In the paper, Measuring Intentional Manipulation: A Structural Approach, which was recently made publicly available on SSRN, I suggest a structural model of a manager’s manipulation decision that allows me to estimate his costs of manipulation and to infer the amount of undetected intentional manipulation for each executive in my sample. The model follows the economic approach to crime (Becker, 1968) and incorporates the costs and benefits of manipulation decisions. The model is a dynamic finite-horizon problem in which the risk-averse manager maximizes his terminal wealth. The manager’s total wealth depends on his equity holdings in the firm and his cash wealth. The model yields three predictions. First, according to the wealth effect, managers having greater wealth manipulate less. Second, according to the valuation effect, the current-period bias in net assets increases in the existing bias. Third, the manager’s risk aversion, the linearity of his terminal wealth in reported earnings, and the stochastic evolution of the firm’s intrinsic value produce income smoothing. Furthermore, the structural approach allows partial observability of manipulation decisions in the data; hence, I am able to estimate the probability of detection as well as the loss in the manager’s wealth using the data on detected misstatements (i.e., financial restatements).
I contribute to the literature by providing estimates of the manager’s manipulation costs and the extent of undetected intentional manipulation. I find that the costs of manipulation are low: the probability of detection is 9%, and the marginal loss in wealth for inflating the stock price by 1% is 0.51% for non-technical restatements. These costs result in high estimates of the incidence of undetected manipulation. Specifically, the model predicts that about 66% of executives manipulate at least once with a value-weighted bias in the stock price of 15.5%. At the same time, the unconditional rate of manipulation is lower: CEOs bias their earnings reports in 45% of CEO-years, and a value-weighted bias in the stock price is 6% across all CEO-years. Finally, I find that the model-implied measure of manipulation performs significantly better than the commonly used measures of discretionary accruals out-of-sample. Therefore, researchers should exercise caution in relying on such measures as proxies for earnings management and, instead, should carefully consider the costs and benefits of manipulation that are relevant to their particular setting.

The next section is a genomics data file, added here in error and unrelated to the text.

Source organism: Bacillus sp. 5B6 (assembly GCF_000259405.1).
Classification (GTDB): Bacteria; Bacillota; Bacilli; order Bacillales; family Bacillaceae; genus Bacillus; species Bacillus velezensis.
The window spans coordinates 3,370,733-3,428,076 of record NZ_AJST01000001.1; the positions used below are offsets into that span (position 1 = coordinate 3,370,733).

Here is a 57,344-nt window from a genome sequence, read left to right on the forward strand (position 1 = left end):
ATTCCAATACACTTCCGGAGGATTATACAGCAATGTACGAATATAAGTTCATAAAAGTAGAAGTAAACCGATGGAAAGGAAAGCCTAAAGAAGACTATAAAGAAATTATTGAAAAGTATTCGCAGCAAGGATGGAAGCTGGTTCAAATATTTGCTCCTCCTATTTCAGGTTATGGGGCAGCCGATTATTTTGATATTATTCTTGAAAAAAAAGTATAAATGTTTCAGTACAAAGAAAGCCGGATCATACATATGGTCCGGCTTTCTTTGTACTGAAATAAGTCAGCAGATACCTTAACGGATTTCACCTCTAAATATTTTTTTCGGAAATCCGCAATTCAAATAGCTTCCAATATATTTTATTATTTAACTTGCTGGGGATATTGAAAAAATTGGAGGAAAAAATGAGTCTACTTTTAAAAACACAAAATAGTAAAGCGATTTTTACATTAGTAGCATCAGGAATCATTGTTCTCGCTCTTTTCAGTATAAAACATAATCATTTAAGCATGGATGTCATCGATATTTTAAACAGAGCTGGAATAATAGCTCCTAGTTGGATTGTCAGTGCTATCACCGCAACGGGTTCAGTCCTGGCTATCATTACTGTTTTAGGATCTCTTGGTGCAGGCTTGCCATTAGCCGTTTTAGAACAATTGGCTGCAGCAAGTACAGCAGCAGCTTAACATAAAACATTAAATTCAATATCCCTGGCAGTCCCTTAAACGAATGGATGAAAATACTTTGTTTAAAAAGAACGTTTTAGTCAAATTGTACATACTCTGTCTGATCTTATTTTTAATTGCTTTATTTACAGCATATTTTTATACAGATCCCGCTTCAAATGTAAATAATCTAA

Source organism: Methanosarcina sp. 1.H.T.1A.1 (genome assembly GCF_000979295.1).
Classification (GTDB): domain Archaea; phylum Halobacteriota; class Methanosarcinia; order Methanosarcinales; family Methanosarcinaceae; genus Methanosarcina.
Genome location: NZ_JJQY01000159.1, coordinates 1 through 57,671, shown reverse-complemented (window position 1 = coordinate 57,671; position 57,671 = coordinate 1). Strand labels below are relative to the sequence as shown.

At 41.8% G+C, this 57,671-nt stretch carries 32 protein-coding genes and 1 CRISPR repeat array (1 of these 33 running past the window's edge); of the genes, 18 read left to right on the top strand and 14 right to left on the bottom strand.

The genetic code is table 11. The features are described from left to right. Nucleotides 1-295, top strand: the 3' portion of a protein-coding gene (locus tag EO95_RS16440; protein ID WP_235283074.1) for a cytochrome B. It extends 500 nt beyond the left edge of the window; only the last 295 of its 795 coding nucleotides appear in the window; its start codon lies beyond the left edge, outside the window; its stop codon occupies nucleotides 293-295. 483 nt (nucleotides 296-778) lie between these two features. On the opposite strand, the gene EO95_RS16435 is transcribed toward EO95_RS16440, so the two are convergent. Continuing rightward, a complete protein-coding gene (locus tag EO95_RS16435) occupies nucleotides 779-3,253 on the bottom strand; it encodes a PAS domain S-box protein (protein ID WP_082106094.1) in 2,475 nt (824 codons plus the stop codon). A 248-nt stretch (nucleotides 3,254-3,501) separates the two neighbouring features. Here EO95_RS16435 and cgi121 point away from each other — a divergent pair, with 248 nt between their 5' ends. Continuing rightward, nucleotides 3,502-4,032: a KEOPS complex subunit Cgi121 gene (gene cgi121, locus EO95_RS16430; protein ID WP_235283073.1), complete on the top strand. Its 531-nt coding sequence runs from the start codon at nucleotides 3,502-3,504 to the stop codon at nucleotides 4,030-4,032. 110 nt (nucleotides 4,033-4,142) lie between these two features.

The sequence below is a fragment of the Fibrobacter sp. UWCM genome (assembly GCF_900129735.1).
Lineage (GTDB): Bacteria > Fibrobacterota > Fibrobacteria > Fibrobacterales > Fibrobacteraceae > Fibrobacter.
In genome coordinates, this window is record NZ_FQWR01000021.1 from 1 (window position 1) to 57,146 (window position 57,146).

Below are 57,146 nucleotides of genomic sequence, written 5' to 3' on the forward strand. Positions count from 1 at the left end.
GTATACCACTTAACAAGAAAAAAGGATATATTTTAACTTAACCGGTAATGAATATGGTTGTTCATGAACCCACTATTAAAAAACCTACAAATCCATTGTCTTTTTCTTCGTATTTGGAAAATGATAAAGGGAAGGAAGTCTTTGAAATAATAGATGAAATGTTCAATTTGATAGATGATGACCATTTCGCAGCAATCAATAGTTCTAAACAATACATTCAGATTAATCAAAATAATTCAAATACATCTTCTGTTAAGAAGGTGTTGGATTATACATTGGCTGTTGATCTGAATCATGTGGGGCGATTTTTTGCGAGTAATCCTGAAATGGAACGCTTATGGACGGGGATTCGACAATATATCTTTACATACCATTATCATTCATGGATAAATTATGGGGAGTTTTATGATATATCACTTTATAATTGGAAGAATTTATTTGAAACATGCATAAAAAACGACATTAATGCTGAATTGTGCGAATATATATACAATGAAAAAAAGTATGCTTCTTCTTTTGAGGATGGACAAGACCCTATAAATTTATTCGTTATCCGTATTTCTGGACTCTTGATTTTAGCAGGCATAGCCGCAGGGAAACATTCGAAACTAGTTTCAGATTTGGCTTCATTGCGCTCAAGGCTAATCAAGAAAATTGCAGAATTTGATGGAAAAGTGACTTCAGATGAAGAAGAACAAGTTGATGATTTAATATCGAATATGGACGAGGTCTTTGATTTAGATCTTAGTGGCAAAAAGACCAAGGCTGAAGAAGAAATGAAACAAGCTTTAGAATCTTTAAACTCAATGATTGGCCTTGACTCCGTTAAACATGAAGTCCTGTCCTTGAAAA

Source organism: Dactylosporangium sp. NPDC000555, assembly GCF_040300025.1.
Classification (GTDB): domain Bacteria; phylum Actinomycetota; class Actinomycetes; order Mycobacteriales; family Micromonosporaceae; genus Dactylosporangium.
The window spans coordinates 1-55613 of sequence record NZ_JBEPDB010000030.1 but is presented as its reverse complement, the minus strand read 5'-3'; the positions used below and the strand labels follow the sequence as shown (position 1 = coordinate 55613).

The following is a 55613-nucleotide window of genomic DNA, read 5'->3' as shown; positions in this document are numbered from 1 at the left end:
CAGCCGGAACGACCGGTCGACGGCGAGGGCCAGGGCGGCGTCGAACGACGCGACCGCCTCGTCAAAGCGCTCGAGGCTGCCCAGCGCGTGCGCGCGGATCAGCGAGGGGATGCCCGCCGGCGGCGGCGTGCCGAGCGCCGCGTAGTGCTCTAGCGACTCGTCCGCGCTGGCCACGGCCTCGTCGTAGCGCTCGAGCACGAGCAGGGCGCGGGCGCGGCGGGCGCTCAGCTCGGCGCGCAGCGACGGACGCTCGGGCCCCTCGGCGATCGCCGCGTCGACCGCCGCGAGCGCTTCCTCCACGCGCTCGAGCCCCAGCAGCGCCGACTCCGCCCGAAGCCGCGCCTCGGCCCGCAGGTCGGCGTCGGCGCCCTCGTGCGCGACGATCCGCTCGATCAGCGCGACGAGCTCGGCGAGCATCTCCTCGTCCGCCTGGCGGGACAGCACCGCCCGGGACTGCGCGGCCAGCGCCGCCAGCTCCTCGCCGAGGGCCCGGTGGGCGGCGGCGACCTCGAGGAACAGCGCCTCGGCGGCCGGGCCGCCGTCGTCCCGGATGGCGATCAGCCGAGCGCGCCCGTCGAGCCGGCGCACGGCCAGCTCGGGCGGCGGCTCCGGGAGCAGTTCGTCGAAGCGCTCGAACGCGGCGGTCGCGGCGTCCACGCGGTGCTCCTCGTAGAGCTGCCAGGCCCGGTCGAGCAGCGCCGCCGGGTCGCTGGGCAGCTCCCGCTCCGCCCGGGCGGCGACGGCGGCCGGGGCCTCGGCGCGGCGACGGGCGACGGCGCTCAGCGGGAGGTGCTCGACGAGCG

These findings can be useful for investors, boards of directors, regulators and researchers. The estimated cost of manipulation parameters can be utilized in calculating the cost to a CEO of misreporting earnings by 1% or by a given amount. The only data that this calculation requires is the firm’s price-to-earnings multiple and the hypothetical level of bias per share, scaled by the stock price before a CEO joins a firm. In addition, the model can be applied to the time-series of stock prices and the time-series of executive compensation to infer the extent of undetected manipulation.
The structural approach can be used to analyze counterfactuals. For instance, one can evaluate how an increase in the probability of detection changes the extent of manipulation. However, to make sensible counterfactual predictions, one has to consider how investors would react to a change in the policy parameters. For instance, if the costs of manipulation increase, fewer managers would find it optimal to manipulate; in equilibrium, investors may place greater weight on reported earnings; thus, price-to-earnings multiples would increase, which, in turn, increase the manager’s incentives to manipulate. These issues can be addressed by explicitly modeling an equilibrium interaction between the manager’s reporting choices and investors’ inferences about manipulation.
An analysis of counterfactuals can also be useful in helping regulators decide about the resources that should be invested in detection and the punishment for misreporting. For instance, similar expected costs of manipulation can be achieved by adjusting the probability of detection or the punishment for misreporting. However, the relative sensitivities of the manipulation decision to the probability of detection and punishment can differ depending on whether an executive is risk-averse or risk-loving. If an executive is risk-averse, then the increase in the punishment for manipulation would have a greater effect on reducing misstatements than an equivalent change in the probability of detection, whereas if an executive is risk-loving, an increase in the probability of detection would have a greater effect than an equivalent change in the punishment for manipulation (Becker, 1968).
A structural approach involves trade-offs between restrictive assumptions that make estimation feasible and sufficient flexibility to capture the patterns observed in the data. In my analysis, I make a variety of important assumptions; these choices represent limitations to my results. First, I do not model a rational expectations equilibrium that involves the market anticipating the manager’s reporting choices. Second, I do not incorporate the strategic decision of the board regarding the optimal compensation contract. In doing so, I avoid solving a difficult multi-period problem that lies beyond the scope of this paper. Another limitation of this paper and a potential area for future research in structural estimation relates to my assumption that only executives’ equity holdings provide an incentive to misreport earnings. Other incentives to misreport include career concerns, bonuses, and debt covenants. Consequently, the measure of intentional manipulation suggested here may be biased to the extent that other incentives to misreport are also important.
The full paper is available for download here.